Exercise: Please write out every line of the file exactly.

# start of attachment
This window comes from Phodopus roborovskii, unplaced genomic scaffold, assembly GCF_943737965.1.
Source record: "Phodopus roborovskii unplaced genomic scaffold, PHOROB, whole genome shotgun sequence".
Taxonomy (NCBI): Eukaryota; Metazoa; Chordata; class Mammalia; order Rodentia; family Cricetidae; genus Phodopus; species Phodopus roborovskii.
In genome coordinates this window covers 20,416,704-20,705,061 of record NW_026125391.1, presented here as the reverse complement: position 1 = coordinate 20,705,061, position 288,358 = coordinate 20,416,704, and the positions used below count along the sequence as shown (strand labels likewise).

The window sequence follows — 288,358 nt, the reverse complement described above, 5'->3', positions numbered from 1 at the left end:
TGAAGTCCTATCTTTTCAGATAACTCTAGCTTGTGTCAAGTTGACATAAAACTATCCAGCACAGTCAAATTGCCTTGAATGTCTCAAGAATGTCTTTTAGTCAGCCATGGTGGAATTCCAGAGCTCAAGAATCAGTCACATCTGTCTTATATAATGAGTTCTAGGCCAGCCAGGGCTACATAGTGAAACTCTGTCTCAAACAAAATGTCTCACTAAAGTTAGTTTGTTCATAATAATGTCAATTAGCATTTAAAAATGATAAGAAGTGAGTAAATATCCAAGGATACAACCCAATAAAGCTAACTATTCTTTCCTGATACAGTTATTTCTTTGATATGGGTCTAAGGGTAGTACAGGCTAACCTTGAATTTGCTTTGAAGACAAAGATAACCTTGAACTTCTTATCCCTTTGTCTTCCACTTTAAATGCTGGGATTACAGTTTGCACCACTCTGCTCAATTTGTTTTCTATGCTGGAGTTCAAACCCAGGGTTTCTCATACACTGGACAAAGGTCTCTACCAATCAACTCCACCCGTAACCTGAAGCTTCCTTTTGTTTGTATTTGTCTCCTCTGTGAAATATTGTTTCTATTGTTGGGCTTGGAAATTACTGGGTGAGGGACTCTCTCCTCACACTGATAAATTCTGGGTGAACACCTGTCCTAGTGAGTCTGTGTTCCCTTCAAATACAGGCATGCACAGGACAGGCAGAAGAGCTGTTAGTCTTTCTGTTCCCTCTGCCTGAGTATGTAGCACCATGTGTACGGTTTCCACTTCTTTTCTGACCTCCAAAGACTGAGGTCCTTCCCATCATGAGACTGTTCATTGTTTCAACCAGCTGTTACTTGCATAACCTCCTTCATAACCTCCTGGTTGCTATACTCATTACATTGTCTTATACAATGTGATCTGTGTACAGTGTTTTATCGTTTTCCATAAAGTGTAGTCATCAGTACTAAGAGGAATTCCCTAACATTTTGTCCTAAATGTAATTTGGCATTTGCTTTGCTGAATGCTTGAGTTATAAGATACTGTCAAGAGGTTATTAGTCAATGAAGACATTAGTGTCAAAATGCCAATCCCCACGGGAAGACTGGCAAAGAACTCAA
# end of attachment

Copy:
This window comes from Phodopus roborovskii, unplaced genomic scaffold, assembly GCF_943737965.1.
Source record: "Phodopus roborovskii unplaced genomic scaffold, PHOROB, whole genome shotgun sequence".
Taxonomy (NCBI): Eukaryota; Metazoa; Chordata; class Mammalia; order Rodentia; family Cricetidae; genus Phodopus; species Phodopus roborovskii.
In genome coordinates this window covers 20,416,704-20,705,061 of record NW_026125391.1, presented here as the reverse complement: position 1 = coordinate 20,705,061, position 288,358 = coordinate 20,416,704, and the positions used below count along the sequence as shown (strand labels likewise).

The window sequence follows — 288,358 nt, the reverse complement described above, 5'->3', positions numbered from 1 at the left end:
TGAAGTCCTATCTTTTCAGATAACTCTAGCTTGTGTCAAGTTGACATAAAACTATCCAGCACAGTCAAATTGCCTTGAATGTCTCAAGAATGTCTTTTAGTCAGCCATGGTGGAATTCCAGAGCTCAAGAATCAGTCACATCTGTCTTATATAATGAGTTCTAGGCCAGCCAGGGCTACATAGTGAAACTCTGTCTCAAACAAAATGTCTCACTAAAGTTAGTTTGTTCATAATAATGTCAATTAGCATTTAAAAATGATAAGAAGTGAGTAAATATCCAAGGATACAACCCAATAAAGCTAACTATTCTTTCCTGATACAGTTATTTCTTTGATATGGGTCTAAGGGTAGTACAGGCTAACCTTGAATTTGCTTTGAAGACAAAGATAACCTTGAACTTCTTATCCCTTTGTCTTCCACTTTAAATGCTGGGATTACAGTTTGCACCACTCTGCTCAATTTGTTTTCTATGCTGGAGTTCAAACCCAGGGTTTCTCATACACTGGACAAAGGTCTCTACCAATCAACTCCACCCGTAACCTGAAGCTTCCTTTTGTTTGTATTTGTCTCCTCTGTGAAATATTGTTTCTATTGTTGGGCTTGGAAATTACTGGGTGAGGGACTCTCTCCTCACACTGATAAATTCTGGGTGAACACCTGTCCTAGTGAGTCTGTGTTCCCTTCAAATACAGGCATGCACAGGACAGGCAGAAGAGCTGTTAGTCTTTCTGTTCCCTCTGCCTGAGTATGTAGCACCATGTGTACGGTTTCCACTTCTTTTCTGACCTCCAAAGACTGAGGTCCTTCCCATCATGAGACTGTTCATTGTTTCAACCAGCTGTTACTTGCATAACCTCCTTCATAACCTCCTGGTTGCTATACTCATTACATTGTCTTATACAATGTGATCTGTGTACAGTGTTTTATCGTTTTCCATAAAGTGTAGTCATCAGTACTAAGAGGAATTCCCTAACATTTTGTCCTAAATGTAATTTGGCATTTGCTTTGCTGAATGCTTGAGTTATAAGATACTGTCAAGAGGTTATTAGTCAATGAAGACATTAGTGTCAAAATGCCAATCCCCACGGGAAGACTGGCAAAGAACTCAA